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Discussion Starter · #1 ·
Hey all! I am VERY new to the EV game. I am a huge motorsports enthusiast in all forms and I dig the technology alot. I have been playing with the idea of converting a planned hill climb car into an electric hill climb car, but don't really know where to start. My ultimate goal would be to keep the drive line and remove the engine and replace it with a motor. My intentions are to keep the clutch, I have done a bit of research and have found mixed feeling on it.
I would love any and all tips and tricks you guys have learned!
 

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Discussion Starter · #3 ·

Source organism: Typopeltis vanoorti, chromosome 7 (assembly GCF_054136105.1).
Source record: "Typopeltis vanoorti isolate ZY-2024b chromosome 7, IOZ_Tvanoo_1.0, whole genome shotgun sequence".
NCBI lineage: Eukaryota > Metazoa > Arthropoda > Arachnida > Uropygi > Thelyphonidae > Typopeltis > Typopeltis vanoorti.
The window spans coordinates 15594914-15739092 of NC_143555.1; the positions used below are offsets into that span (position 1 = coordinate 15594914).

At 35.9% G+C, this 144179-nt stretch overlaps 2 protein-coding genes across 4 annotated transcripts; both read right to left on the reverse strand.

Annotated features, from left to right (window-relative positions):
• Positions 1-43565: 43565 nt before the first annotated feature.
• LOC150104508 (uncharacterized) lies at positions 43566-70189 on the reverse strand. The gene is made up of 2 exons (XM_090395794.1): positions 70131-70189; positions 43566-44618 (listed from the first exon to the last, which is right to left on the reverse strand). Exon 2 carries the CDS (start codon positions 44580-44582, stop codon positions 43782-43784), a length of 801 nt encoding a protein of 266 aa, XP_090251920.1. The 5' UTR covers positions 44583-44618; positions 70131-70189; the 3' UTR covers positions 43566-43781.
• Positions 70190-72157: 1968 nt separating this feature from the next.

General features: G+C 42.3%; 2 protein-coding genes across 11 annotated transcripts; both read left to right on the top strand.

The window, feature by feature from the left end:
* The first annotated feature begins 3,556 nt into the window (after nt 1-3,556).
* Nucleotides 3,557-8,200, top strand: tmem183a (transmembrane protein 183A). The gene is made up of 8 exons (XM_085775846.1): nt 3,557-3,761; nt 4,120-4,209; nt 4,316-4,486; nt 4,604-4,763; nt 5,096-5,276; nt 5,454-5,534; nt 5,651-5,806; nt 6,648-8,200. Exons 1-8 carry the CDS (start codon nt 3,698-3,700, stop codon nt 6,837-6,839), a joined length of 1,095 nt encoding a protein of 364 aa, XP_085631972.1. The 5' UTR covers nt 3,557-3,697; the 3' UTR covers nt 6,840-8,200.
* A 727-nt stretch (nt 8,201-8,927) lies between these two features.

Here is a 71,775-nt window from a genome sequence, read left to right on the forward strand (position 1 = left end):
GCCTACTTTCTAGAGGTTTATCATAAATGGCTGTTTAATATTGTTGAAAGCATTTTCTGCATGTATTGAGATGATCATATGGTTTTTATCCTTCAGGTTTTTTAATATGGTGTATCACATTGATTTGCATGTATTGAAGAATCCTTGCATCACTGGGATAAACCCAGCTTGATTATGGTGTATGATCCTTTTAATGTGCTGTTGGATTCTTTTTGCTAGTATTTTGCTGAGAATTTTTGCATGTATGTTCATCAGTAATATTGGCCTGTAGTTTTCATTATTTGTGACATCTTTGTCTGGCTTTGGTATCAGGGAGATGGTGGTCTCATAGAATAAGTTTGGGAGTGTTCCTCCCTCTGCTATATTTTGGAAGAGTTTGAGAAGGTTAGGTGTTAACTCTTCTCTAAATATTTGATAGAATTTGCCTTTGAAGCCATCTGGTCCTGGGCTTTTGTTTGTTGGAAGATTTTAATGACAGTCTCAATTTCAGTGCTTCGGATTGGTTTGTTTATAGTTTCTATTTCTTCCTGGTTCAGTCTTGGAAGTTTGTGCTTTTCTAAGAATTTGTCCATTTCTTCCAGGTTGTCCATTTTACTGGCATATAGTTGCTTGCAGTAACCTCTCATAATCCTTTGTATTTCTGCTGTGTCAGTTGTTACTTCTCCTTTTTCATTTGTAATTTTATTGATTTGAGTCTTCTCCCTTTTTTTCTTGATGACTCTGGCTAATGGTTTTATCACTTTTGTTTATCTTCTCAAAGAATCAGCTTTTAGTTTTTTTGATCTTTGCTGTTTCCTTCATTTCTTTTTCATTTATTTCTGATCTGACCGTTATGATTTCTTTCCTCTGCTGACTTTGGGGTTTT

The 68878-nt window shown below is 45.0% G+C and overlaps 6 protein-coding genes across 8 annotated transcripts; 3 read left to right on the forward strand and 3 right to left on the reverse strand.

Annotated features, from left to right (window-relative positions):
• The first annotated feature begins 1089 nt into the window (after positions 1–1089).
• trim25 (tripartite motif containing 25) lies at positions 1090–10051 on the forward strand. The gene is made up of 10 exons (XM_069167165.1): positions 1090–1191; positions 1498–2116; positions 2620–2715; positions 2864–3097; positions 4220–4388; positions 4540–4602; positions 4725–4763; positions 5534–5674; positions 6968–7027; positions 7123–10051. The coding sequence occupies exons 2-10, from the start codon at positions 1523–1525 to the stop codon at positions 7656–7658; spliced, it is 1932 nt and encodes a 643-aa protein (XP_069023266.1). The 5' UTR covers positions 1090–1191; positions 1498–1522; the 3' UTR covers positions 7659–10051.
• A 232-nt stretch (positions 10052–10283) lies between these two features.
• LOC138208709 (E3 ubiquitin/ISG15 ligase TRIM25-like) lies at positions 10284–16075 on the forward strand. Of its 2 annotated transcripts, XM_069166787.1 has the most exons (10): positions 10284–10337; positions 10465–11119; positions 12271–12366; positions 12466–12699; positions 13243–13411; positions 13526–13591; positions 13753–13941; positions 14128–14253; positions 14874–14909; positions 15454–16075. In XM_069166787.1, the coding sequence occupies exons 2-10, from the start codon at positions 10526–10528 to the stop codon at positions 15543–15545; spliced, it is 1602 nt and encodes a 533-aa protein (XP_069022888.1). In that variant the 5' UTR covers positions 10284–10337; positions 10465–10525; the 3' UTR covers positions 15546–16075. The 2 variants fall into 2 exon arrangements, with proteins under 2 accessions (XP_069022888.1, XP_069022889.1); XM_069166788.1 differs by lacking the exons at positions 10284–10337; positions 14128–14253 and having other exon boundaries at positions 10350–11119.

We need technical, performance, and vehicle details, not a merely a story or a decision without explaining it ("keep the clutch")
Oh shoot I'm so sorry!!
Let's try this again,
I have a 2007 Honda Civic ex, 5 speed manual.
I'm looking for something that's going to be a reliable conversion, and work with the factory clutch system and factory drive line (I want to keep the clutch to act as a last ditch disconnect in case the motor gets stuck on). The car would be staying front wheel drive. I'm not looking to make insane power right away, I'm just looking for something intuitive, and reliable. The goal is eventually to make this thing a hill-climb/ time attack machine but I need to get started somewhere. I apologize for any stupid questions in advance as I am brand new to all of this. Thank y'all!